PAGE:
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Tax Tip 134: The Gift and Borrow Back Strategy and Tax

Discussion in 'Accounting & Tax' started by Terry_w, 9th Jun, 2016.

  1. Terry_w

    Terry_w Well-Known Member Business Member

    18th Jun, 2015
    The Gift and Borrow Back Strategy and Tax

    The gift and borrow back strategy is often used as an asset protection strategy. I have written about this here:

    Legal Tip 115: The Gift and Borrow Back Strategy, Part 1

    There are generally no taxes on gifts. See my thread on this Tax Tip 57: Gift Tax

    But there are tax issues on any interest on the loans coming back.

    Where interest is charged by a lender this will be income to that lender.


    Mum lends Son $100,000 at 10% pa. Mum will earn $1,000 per year in interest and she will pay tax on this as it is income. This is pretty straight forward.

    But there are potential issues for the borrower to claim a tax deduction on the interest where the origin of the money borrowed is the borrower.

    Example continued

    The son would pay mum $1,000 in interest, this would be deductible to the son, under s8-1 ITAA97, if the son has borrowed for the purposes of investing. But the ATO has powers to deny the claiming of a deduction where it is a scheme with the dominant purpose of a tax benefit (Part IVA ITAA1936). So the ATO may deny the deduction of interest to the son.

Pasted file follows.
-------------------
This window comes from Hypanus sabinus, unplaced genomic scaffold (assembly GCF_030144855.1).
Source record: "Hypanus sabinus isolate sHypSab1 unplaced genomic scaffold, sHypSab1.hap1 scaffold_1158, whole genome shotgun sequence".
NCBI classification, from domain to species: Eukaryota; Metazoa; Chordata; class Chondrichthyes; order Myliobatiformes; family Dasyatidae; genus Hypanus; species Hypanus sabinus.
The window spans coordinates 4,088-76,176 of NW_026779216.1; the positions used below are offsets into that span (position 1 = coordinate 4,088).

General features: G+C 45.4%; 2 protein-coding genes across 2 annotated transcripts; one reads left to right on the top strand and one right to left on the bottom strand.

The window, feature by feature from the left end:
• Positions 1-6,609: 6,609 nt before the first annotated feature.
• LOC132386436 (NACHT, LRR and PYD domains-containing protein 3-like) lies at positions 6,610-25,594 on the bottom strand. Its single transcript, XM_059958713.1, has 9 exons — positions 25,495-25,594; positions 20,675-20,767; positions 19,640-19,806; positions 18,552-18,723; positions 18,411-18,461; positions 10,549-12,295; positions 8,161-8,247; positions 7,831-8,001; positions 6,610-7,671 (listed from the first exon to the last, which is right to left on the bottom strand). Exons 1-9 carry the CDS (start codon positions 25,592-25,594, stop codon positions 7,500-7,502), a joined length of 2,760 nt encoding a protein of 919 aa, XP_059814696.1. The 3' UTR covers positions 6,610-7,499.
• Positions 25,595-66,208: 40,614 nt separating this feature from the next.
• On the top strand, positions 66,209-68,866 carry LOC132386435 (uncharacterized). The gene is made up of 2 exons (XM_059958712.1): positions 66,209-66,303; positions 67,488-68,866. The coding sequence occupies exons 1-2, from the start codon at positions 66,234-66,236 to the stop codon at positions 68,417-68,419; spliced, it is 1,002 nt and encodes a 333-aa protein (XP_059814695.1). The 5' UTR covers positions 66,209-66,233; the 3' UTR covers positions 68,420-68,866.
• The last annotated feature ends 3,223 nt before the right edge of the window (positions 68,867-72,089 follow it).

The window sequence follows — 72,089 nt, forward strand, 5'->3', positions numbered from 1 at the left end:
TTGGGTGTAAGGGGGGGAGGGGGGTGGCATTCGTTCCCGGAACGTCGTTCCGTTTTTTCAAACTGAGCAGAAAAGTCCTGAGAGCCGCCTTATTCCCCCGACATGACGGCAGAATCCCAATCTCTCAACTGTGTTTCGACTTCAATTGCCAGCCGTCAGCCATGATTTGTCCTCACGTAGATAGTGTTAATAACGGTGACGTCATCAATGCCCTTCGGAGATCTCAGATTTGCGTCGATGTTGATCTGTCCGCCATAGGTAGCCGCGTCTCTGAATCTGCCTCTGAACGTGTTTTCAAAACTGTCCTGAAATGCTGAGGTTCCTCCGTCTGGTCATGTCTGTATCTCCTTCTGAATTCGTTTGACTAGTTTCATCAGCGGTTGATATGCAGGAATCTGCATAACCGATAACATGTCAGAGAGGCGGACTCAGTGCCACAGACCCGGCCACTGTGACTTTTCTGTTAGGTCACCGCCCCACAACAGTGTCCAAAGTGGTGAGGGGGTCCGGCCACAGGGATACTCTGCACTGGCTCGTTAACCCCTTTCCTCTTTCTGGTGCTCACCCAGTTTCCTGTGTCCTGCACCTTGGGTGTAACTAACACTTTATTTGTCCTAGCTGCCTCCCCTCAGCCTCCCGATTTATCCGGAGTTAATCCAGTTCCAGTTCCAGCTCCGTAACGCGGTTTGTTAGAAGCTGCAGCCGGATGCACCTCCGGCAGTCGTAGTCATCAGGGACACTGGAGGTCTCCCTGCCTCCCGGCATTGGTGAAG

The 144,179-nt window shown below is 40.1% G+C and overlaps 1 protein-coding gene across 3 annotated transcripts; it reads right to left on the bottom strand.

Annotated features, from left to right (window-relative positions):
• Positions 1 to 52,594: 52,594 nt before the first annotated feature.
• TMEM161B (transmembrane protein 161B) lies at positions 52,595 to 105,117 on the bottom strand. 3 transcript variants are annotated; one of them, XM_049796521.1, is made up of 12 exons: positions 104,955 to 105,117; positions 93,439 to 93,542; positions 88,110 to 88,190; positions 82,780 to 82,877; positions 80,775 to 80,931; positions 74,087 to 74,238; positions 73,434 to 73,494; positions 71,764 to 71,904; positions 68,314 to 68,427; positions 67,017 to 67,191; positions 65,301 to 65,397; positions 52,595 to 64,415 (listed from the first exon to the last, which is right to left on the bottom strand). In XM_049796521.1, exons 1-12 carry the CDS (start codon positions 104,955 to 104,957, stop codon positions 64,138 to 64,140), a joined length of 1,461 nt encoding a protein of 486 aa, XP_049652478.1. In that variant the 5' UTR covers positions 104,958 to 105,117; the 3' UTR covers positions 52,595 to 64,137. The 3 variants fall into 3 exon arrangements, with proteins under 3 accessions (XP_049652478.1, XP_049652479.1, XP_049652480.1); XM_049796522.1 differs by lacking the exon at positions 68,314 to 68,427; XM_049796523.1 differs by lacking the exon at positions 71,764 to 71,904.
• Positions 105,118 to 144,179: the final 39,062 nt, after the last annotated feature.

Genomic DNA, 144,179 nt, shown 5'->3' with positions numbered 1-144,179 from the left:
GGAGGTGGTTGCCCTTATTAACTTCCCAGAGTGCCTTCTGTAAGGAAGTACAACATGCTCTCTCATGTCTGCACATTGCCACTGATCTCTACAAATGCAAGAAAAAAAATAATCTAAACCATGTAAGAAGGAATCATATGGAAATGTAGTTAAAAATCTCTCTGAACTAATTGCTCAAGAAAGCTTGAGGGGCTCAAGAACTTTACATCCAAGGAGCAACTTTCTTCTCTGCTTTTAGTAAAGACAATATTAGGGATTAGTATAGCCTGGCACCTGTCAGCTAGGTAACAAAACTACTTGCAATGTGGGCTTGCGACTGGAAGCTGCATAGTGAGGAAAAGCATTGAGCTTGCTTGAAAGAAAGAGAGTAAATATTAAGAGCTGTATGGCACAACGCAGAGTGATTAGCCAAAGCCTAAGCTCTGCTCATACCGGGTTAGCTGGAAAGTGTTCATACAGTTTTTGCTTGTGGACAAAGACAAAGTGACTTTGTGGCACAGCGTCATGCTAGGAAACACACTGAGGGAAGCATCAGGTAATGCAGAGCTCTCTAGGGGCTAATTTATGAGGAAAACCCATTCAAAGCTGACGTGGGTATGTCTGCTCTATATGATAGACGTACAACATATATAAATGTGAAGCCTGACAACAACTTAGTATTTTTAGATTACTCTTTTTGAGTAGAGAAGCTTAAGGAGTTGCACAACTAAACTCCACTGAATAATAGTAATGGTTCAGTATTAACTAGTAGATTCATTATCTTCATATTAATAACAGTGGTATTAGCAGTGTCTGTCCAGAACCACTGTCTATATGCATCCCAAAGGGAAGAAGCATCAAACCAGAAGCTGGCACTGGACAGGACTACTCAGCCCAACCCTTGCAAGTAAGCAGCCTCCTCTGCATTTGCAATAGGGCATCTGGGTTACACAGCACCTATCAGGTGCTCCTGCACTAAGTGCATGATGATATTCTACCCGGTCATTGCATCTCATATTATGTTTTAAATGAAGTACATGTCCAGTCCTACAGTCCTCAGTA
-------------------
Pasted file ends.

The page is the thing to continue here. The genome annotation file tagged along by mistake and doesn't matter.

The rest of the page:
I believe the ATO would likely deny the interest claimed by the borrower in situations like this, especially in the early years after a gift is made. This would probably be the same whether the gift giver gave the money to a parent, a spouse or a discretionary trust. As time passes there would be less likelihood of this occurring, assuming that a property arms length loan agreement is entered into.

    Therefore, if you wish to borrow back the money you have gifted someone and if you wish to claim the interest on this loan you should seek your own private binding ruling before doing so.

    Where the loan is interest free there should be no tax issues like this.

    Incidentally, an interest free loan can still be a legally valid loan and legally binding.